From: Gruber, Jennifer [mailto:Jennifer.Gruber@turner.com]
Sent: Thursday, October 30, 2014 1:09 PM
To: TM Policy
Subject: USPTO Request for Comment on Post-Registration Amendment of IDs
Dear Ms. Cohn:
Turner Broadcasting System, Inc. (hereinafter, “Turner”), a leader in the media industry appreciates the opportunity to provide comments in response to the United States Patent and Trademark Office’s Proposal to Allow Amendments to Identifications of Goods and Services Due to Technology Evolution (the “Proposal”).
Amendment of Registrations (and Applications) Due to Changes in Evolving Technology:
Turner generally favors a change to the current amendment policy to allow for changes in technology insofar as there is no expansion of the goods and services in the recitation as amended and such amendments are directly necessitated by a change in technology or manner of delivery of the goods and/or services.
Waiver of Applicable “Scope” Rule and Showing that an Extraordinary Situation Exists:
Turner views the Proposal’s amendment process that requires submission of a Section 7 request for amendment for registered marks, in addition to a petition to the Director requesting a waiver of the applicable “scope” rule (Trademark Rule 2.71(a), pre-registration, or Rule 2.173(e), post-registration) pursuant to Trademark Rule 2.146 and to make a showing that an “extraordinary situation” exists as overly complex, limiting and costly. This process would require declarations by the owner that the mark in question is no longer used in connection with the original registered or applied for goods and/or services, and that the owner is using the mark in connection with goods and/or services reflecting an evolution in technology. If the amendment of a given registration does not result in a material alteration of the goods and services or change in scope, then a waiver of the applicable “scope” rule and a showing of an “extraordinary situation” seems unnecessary.
Owners should not have to declare that they are no longer using their marks in connection with the original goods and/or services of the registration, while additionally declaring that their marks are in use for the goods and/or services of the evolving technology. Again, an amendment that is based on a non-material alteration should not be required to request a waiver showing that an “extraordinary situation” exists. Such a requirement could in fact prejudice owners of both outdated and evolving technologies. For example, an amendment of a registration for the CARTOON NETWORK logo in class 9 with a recitation of “multi-media software recorded on CD-ROM featuring cartoons and family entertainment programming, video game software” to remove the delivery method of “recorded on CD-ROM” and replace it with “DVDs” would result in loss of incontestability for the underlying content of the “multi-media software featuring cartoons and family entertainment program, video game software” when that content has actually been in use and protected for an amount of time that it should be allowed to retain its incontestability status regardless of the delivery method.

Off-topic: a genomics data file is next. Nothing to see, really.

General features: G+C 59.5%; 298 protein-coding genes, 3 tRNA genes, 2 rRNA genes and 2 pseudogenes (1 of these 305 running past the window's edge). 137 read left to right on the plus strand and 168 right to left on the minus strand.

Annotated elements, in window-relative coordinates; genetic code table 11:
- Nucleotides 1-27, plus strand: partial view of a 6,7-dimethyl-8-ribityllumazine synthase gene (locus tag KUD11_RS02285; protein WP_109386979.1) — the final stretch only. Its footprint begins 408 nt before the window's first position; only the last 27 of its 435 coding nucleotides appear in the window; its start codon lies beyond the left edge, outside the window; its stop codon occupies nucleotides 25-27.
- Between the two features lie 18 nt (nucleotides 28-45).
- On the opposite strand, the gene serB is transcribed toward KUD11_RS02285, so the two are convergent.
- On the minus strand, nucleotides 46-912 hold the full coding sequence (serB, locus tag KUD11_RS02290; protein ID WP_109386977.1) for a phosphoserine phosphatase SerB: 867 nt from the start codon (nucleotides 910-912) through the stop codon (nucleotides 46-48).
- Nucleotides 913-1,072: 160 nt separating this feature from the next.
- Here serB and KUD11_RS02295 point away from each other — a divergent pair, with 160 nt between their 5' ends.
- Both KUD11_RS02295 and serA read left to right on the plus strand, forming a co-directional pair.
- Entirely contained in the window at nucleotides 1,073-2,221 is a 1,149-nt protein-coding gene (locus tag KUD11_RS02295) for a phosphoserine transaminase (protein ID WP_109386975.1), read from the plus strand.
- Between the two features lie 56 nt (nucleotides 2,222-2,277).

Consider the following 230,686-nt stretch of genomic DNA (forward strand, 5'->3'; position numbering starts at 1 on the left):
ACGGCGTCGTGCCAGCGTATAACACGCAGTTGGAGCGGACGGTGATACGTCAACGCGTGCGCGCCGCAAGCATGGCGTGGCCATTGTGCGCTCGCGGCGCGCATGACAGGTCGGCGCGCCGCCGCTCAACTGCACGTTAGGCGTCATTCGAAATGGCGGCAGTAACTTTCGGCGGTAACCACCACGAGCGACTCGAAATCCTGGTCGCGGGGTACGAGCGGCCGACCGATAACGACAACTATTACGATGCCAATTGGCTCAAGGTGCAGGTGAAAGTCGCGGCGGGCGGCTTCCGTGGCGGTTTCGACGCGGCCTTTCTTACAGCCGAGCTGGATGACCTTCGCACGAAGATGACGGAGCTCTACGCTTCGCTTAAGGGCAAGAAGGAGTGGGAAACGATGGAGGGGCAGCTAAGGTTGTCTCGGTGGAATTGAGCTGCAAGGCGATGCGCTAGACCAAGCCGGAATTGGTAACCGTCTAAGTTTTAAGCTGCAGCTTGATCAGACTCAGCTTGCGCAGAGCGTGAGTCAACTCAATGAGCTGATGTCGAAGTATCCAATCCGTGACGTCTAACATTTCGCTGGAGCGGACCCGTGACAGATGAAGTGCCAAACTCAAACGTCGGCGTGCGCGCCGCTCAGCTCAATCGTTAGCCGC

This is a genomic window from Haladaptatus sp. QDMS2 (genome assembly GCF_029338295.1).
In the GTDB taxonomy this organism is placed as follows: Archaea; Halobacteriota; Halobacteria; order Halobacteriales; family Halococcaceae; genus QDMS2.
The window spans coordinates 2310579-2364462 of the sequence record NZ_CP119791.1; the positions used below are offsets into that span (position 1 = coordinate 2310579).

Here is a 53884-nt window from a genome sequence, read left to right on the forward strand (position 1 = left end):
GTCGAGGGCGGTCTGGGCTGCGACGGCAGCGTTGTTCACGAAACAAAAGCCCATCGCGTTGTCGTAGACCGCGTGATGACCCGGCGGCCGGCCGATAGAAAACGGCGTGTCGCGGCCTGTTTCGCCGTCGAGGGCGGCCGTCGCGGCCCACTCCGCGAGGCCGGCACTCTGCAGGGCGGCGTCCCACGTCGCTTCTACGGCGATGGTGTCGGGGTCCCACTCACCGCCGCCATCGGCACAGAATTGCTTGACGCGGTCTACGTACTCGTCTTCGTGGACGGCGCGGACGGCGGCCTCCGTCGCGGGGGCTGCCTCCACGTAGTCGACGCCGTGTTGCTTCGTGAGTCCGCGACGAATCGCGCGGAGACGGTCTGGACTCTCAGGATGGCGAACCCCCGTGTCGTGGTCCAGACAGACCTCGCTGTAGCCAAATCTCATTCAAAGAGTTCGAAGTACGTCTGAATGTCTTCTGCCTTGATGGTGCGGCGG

Abandonment of “Incontestable” Status Under § 15 of the Trademark Act, 15 U.S.C. § 1065:
Turner believes that the Proposal regarding abandonment of the “incontestable” status is unclear and limiting. If the amendment is based on a non-material alteration of the goods and services, driven by evolving technology, where the old technology is obsolete, such evolving technology should be viewed as a continuation rather than a new starting point that allows for the preservation of the original incontestable status and dates of first use. Indeed, it is the underlying content, not the method of delivery, represented by the brand.
It appears from the language in the Proposal that incontestability is impacted only to the changed recitation. As a result, a multi-class registration or application could have two different incontestability dates. There are questions surrounding how such a difference in dates could be tracked and whether having two or more different dates of incontestability in one registration or application would necessitate a further Petition to Divide.
Turner also disagrees with the Proposal’s requirement that prohibits owners from filing an affidavit or declaration of incontestability until five years after the date of the amendment of the goods and/or services. If an owner can show at least five years of continuous use of the mark in connection with the evolved technology goods and/or services of the amendment there does not seem to be a valid reason why the owner has to wait five years from the date of the amendment to file for Incontestability under Section 15, as long as the other requirements under the statute are met.
Dates of First Use:
As noted above, Turner favors the preservation of the owner’s incontestability claim and the original dates of first use. The Proposal states that “[a]lthough the original dates of use would remain accurate, the “evolved” dates would be made of record within the TSDR database.” It is unclear what is meant by the phrase “remain accurate.” Turner is concerned that there could be unfavorable repercussions by having the “evolved” dates, and not the original first use dates, recorded in the TSDR.
Jennifer M. Gruber l Senior Counsel l Turner Broadcasting System, Inc. l One CNN Center, Atlanta, GA 30303 | 404.827.5122 firstname.lastname@example.org
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